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striking lessons is that while the Dutch farmer endeavours to increase the fertility of the soil which he cultivates by using all his waste products of dairy manufacturing, such as separated milk, skim milk, buttermilk, and whey, in rearing and feeding additional stock, the Englishman in similar circumstances attaches, alas ! little importance to the serious loss entailed by the depreciation of his farm in sending all products away.
This latter constantly treats it as a hardship, should he deal with a cheese or butter factory, to be asked to take back separated milk, whey, or any other dairy waste, so sought after and reckoned valuable in Holland. In consequence his calves are sold within the first week or two of their birth—to be, perhaps, purchased back in an adult stage. Few or no pigs are fed, or, if so, often on artificial feeding stuffs of an inferior quality. An insufficient amount of manure is made, and that only from his milch cows, and as a natural result his pastures become impoverished.
It is then that the tenant comes to his landlord to complain that the farm is not what it used to be, and will not carry the same amount of stock. This complaint is the basis for a further demand for assistance from the landlord; and so year by year we see in certain districts the English dairy farmer drifting into a dependent system, which means ruin to himself and loss of interest to his landlord on his original outlay, instead of, after the manner of the Hollander and the Dane, laying himself out with all his energies to produce economically a larger and better supply of those commodities for which there is a demand actually at his own door.
The system of milk-selling has largely contributed to the present state of affairs. The dairy farmers have not been in the past forced to prevent the intrusion of foreign competition, which has practically taken their entire trade in milk products. It is now acknowledged that milk-selling under its present conditions and organisation is largely overdone, in consequence of so many arable farmers having taken to this industry, and is subject to many hindrances and vexations. On the other hand 3 d. to 4d. appears to be the ruling price for milk in Continental countries which compete with us in butter and cheese. English factories cannot, therefore, afford to pay much more and succeed. If, therefore, the English farmer is dissatisfied with 6d. a gallon, which he gets by selling his milk in towns, how can he be expected to be satisfied with the prices offered by factories ?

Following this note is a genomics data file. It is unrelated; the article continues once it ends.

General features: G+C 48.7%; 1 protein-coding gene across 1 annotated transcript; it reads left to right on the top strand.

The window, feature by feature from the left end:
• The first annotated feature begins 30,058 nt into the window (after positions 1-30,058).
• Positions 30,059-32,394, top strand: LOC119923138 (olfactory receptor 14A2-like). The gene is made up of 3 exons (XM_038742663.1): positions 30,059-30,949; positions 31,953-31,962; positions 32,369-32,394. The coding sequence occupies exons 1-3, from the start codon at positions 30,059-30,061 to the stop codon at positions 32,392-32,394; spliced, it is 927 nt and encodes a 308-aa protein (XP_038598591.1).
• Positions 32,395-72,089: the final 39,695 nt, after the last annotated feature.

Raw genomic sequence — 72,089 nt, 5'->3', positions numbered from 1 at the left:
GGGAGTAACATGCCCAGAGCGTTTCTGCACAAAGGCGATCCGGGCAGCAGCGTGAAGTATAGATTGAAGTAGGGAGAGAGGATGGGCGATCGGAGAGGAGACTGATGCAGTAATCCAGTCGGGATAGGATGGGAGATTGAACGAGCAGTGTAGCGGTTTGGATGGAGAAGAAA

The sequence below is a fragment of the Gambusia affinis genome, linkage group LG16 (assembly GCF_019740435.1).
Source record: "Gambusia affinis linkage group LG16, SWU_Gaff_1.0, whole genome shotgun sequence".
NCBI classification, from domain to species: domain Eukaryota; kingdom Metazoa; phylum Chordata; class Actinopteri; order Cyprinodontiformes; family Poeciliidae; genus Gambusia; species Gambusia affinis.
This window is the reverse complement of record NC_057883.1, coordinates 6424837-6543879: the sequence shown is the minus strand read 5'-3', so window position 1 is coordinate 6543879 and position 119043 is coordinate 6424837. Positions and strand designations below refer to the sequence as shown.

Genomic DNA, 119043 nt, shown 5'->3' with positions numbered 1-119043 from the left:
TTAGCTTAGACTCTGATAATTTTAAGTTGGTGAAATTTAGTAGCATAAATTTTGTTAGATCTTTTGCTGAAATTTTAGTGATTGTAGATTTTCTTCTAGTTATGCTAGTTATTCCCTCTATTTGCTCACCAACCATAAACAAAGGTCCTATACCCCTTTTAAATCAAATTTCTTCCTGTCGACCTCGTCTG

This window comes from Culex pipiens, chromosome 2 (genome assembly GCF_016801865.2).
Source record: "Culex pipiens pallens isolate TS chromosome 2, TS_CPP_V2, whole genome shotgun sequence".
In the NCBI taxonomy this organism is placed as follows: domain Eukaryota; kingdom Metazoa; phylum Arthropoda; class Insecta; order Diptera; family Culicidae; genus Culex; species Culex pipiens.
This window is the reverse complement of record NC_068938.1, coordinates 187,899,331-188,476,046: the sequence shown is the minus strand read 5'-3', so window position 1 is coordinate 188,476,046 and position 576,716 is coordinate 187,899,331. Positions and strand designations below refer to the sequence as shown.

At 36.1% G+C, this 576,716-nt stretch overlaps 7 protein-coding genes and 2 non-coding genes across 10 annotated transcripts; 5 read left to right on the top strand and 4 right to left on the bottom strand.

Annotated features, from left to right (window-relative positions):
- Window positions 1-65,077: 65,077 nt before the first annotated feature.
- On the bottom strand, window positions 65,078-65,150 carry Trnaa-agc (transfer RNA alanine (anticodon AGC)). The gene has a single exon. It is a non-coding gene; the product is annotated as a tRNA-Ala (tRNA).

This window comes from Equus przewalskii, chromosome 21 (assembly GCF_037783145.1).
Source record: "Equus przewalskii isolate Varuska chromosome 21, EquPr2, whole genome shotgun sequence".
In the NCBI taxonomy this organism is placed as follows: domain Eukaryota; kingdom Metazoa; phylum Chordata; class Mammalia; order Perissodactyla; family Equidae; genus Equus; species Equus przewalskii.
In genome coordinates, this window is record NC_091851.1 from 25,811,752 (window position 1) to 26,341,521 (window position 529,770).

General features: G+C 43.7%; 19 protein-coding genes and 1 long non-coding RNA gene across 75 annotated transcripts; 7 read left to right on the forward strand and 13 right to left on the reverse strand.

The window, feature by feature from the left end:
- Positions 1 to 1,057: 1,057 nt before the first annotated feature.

We do not say that it is impossible for pasture farmers to sell off all their milk and yet keep their land in good heart, for this can be done by heavy expenditure in purchased feeding stuffs and, what is now sadly uncommon, thorough and conscientious manuring; nor would our strictures apply to this type of farmer. The energetic,
? An instance has come before the notice of the writers of a dairy farm taken in hand seven years ago by a wealthy and energetic landowner. The farm was in an
liberal-minded business man is, however, still handicapped by the want of a more complete and scientific knowledge in the art of production and combination, such as we see outside this country, and which during the last few years has enabled the Dutchman, Dane, and Swede to openly take our trade away from us, though the cost of production has been much the same.
It is now, however, a matter of necessity for the pasture farmers to endeavour to make up lost ground. In the fierce competition of the present day they have got behindhand and are lagging in the
Indiscriminate reductions of rent by large and rich landlords have rather tended to pauperise them than help them. They must have patience, and endeavour to educate themselves and their children into better business habits and methods, and take lessons from some of our foreign neighbours, many of which are afforded by the practical inhabitants of the little country which has mainly been the subject of this paper.
H. HERBERT SMITH.